Tuesday, October 12, 2010

Eczema: not a "wicked problem," but not an easy one either

Voov's a wiggler on her diaper table tonight. As usual. You have to spread on her steroid oil and then her moisturizer while at the same time she grabs for her ankles, trying to scratch her feet. A trick I have learned: give her a toy, and somehow her brain focuses on playing with the toy, or her motor neurons are too occupied flinging that plastic giraffe around, for the itch impulses to dominate. Distraction works.

I find this true myself. If I'm intent on a crossword or working on a fiddly bike repair, the itch-scratch cycle gets turned off. Back in college, math problems would do the same thing--except there were always the problems I couldn't solve for hours, and the stress of having to finish a problem set on deadline would set off an itching spree. I must have been a sight in the exam hall.

That reminds me-- another temporary off switch for eczema itch-- rock climbing. It demands utter focus and your brain has no time to waste on itch. Years ago, I was into top-roping with friends, and I remember the intensity. Maybe I should get back into it. (Besides, climbers develop serious pipes.)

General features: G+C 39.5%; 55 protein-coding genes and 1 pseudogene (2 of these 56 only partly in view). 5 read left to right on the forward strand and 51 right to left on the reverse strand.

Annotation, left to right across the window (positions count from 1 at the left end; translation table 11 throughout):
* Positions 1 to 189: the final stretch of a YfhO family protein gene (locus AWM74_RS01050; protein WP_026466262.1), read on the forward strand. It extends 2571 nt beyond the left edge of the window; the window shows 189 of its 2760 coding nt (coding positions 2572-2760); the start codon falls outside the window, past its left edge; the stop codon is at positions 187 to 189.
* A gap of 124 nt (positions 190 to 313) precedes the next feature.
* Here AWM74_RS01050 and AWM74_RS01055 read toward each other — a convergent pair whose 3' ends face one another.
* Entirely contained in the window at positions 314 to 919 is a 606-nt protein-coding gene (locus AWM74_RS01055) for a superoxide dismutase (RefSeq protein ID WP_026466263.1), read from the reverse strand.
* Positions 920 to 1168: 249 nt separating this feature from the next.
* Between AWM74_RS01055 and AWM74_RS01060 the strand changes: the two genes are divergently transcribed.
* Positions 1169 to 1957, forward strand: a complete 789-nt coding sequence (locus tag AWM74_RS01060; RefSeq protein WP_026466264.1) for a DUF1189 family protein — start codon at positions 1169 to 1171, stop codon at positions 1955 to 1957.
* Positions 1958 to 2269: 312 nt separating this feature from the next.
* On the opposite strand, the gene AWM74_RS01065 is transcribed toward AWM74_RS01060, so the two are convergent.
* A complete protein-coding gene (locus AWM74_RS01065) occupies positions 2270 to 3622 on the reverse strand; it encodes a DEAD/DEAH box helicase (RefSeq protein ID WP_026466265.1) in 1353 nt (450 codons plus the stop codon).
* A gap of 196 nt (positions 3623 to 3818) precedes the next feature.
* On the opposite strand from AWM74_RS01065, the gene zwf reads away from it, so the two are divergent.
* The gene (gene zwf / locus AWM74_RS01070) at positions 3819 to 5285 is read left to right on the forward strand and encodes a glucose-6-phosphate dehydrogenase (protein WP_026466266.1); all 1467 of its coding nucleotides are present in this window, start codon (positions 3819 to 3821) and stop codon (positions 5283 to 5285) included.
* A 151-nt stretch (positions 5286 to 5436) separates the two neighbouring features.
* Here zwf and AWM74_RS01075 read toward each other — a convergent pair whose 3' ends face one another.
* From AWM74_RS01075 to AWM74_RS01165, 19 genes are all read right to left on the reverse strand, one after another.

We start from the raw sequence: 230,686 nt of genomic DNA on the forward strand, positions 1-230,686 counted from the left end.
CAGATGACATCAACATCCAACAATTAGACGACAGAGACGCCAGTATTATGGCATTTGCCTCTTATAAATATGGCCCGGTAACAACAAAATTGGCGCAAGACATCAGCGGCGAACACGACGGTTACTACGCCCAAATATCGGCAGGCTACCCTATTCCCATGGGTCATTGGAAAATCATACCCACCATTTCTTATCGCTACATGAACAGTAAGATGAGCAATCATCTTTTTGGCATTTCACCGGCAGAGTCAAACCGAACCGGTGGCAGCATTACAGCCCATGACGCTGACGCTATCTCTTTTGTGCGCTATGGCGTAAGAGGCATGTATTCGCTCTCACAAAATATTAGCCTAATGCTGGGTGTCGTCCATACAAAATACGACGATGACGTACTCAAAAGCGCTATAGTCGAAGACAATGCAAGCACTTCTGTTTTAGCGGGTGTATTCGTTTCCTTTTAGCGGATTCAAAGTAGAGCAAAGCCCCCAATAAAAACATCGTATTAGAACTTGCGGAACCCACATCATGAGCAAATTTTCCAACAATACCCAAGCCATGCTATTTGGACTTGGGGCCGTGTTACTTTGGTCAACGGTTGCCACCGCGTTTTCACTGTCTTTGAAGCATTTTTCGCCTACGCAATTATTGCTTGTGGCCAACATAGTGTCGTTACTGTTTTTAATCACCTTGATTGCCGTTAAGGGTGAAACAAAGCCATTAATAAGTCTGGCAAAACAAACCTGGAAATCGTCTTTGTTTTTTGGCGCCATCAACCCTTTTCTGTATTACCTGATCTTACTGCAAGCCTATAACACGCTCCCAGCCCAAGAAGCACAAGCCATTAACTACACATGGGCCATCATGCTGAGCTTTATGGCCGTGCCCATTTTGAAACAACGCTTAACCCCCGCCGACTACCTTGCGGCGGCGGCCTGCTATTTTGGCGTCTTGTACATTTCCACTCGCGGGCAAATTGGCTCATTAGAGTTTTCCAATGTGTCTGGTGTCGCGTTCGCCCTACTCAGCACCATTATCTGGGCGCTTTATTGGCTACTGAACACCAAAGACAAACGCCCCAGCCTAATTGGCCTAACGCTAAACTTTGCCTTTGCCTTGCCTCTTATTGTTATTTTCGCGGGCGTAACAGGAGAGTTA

The neurology of itch is a weird thing, and science hasn't figured it out yet. Eczema's a super-complex problem because it involves itch, genetics, immunology, factors such as psychological stress and heat, and substances such as sugar, caffeine, and alcohol. To find a cure for eczema will take a first-class interdisciplinary research and clinical team. A dedicated institute, or a committed and collaborative group at a large research university.

I was thinking the other day that you could call eczema a "wicked problem." I was inspired by reading a piece on the internet that used the phrase. But it turns out that the author of the piece was misusing "wicked problem." He really meant "super-complex" problem. "Wicked problem" is a term from social planning that refers to a societal problem that you can't even describe unless you already know the solution--and which depend on your values and point of view, and the solution of which can cause unforeseen, unwanted consequences.

Curing eczema-- the originators of "wicked problem"would call that a "tame problem." Whoever finds the answer is going to make a lot of people happy for good. Unfortunately, "tame" doesn't mean "easy."

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